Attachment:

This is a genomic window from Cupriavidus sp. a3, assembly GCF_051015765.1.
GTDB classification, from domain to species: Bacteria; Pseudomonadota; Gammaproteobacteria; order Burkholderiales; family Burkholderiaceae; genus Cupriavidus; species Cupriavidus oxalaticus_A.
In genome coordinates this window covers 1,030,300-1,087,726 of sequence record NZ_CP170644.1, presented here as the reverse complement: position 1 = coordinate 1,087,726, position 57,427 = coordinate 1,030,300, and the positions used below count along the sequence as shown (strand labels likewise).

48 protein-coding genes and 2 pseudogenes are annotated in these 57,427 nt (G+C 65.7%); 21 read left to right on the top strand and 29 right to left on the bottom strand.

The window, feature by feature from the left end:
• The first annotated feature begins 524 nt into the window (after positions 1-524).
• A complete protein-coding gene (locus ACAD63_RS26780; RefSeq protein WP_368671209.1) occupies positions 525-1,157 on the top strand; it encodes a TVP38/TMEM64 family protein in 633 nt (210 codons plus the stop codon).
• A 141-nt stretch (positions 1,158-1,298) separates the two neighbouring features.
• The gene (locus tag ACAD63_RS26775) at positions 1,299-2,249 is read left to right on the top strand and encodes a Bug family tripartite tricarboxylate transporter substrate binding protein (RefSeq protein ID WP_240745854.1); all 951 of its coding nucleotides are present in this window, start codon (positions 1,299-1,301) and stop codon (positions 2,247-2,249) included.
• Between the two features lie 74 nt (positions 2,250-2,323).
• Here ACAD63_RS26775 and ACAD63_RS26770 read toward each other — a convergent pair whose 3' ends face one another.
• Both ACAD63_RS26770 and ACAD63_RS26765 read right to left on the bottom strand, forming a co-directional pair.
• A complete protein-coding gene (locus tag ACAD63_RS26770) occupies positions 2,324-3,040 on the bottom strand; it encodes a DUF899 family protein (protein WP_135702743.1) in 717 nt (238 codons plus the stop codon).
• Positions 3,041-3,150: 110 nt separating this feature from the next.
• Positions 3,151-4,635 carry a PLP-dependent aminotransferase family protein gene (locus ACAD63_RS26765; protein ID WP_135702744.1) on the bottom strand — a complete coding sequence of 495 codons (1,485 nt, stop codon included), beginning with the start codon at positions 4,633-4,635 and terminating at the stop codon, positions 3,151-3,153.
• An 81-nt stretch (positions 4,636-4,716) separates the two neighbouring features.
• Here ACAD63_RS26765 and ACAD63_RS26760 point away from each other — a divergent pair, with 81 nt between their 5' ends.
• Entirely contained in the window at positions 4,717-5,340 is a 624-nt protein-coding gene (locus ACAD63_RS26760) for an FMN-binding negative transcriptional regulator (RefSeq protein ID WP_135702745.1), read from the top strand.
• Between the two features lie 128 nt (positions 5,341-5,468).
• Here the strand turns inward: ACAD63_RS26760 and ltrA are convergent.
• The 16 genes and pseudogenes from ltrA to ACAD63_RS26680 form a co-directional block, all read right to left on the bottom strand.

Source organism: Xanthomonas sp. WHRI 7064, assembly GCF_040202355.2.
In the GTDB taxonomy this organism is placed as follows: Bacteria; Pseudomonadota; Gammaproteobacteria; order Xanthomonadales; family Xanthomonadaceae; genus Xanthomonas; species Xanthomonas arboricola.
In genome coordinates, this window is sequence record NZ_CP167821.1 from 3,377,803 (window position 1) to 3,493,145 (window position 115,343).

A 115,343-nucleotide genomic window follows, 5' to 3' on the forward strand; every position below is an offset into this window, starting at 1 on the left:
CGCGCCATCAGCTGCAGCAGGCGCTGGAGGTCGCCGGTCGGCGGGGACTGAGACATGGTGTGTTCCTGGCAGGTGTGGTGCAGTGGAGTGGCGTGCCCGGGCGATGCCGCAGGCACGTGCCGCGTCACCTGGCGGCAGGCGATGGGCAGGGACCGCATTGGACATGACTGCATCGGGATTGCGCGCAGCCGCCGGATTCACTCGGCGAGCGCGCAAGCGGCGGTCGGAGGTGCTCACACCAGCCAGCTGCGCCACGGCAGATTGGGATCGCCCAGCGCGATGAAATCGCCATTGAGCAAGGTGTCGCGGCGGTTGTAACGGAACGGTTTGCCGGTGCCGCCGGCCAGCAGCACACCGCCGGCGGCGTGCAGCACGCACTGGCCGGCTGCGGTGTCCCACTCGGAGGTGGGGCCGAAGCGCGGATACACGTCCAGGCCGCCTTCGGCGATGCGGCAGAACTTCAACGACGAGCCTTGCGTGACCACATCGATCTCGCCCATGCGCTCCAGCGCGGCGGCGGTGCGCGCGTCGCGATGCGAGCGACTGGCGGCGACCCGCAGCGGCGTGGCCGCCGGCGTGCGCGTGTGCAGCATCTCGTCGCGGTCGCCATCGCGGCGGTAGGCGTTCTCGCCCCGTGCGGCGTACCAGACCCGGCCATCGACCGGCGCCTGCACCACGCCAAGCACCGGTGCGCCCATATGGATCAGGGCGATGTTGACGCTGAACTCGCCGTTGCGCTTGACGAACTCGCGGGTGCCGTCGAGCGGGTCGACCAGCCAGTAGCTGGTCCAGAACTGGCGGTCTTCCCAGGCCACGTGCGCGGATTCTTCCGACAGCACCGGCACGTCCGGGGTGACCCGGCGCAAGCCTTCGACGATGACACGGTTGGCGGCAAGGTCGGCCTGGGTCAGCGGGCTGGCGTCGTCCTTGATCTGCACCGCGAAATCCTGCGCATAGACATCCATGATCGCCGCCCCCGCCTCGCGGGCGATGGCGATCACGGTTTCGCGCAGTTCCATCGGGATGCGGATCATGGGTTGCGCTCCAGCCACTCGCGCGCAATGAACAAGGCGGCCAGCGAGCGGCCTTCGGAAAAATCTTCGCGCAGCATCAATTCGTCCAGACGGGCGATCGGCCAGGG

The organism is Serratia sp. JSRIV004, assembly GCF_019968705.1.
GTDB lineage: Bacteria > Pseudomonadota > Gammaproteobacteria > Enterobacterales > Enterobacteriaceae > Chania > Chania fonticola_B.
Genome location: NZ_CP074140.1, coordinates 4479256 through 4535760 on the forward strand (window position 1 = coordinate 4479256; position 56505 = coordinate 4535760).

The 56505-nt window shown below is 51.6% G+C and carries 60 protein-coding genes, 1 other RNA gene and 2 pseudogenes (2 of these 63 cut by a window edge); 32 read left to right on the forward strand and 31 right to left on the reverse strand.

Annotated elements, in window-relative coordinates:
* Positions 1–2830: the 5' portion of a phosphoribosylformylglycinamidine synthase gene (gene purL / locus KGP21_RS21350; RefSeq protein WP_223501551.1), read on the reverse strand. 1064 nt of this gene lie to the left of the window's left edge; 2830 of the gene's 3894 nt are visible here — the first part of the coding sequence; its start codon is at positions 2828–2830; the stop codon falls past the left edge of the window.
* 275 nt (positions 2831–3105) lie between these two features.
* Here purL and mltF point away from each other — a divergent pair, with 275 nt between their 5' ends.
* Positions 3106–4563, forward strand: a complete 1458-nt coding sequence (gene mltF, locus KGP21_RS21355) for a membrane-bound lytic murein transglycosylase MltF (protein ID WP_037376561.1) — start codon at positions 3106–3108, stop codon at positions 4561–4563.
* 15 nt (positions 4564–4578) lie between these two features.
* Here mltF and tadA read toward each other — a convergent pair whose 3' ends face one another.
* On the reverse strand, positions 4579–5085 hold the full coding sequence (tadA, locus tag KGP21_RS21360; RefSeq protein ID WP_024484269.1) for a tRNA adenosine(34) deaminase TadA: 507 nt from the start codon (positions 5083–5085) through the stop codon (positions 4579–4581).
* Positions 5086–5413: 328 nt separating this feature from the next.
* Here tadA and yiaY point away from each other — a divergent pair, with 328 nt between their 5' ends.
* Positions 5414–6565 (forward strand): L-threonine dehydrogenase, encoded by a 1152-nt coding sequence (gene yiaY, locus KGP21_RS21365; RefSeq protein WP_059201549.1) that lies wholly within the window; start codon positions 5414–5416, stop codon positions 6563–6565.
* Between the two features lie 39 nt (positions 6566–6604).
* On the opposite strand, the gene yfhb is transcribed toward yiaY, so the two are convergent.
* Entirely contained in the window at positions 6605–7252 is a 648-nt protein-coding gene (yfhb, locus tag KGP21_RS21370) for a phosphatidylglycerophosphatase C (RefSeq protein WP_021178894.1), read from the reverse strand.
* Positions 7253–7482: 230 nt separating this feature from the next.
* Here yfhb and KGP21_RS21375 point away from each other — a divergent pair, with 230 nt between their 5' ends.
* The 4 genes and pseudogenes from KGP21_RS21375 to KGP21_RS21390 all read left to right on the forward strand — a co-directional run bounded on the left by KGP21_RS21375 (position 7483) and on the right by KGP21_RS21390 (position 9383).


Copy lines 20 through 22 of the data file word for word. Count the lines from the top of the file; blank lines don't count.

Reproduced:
• Here the strand turns inward: ACAD63_RS26760 and ltrA are convergent.
• The 16 genes and pseudogenes from ltrA to ACAD63_RS26680 form a co-directional block, all read right to left on the bottom strand.

Source organism: Xanthomonas sp. WHRI 7064, assembly GCF_040202355.2.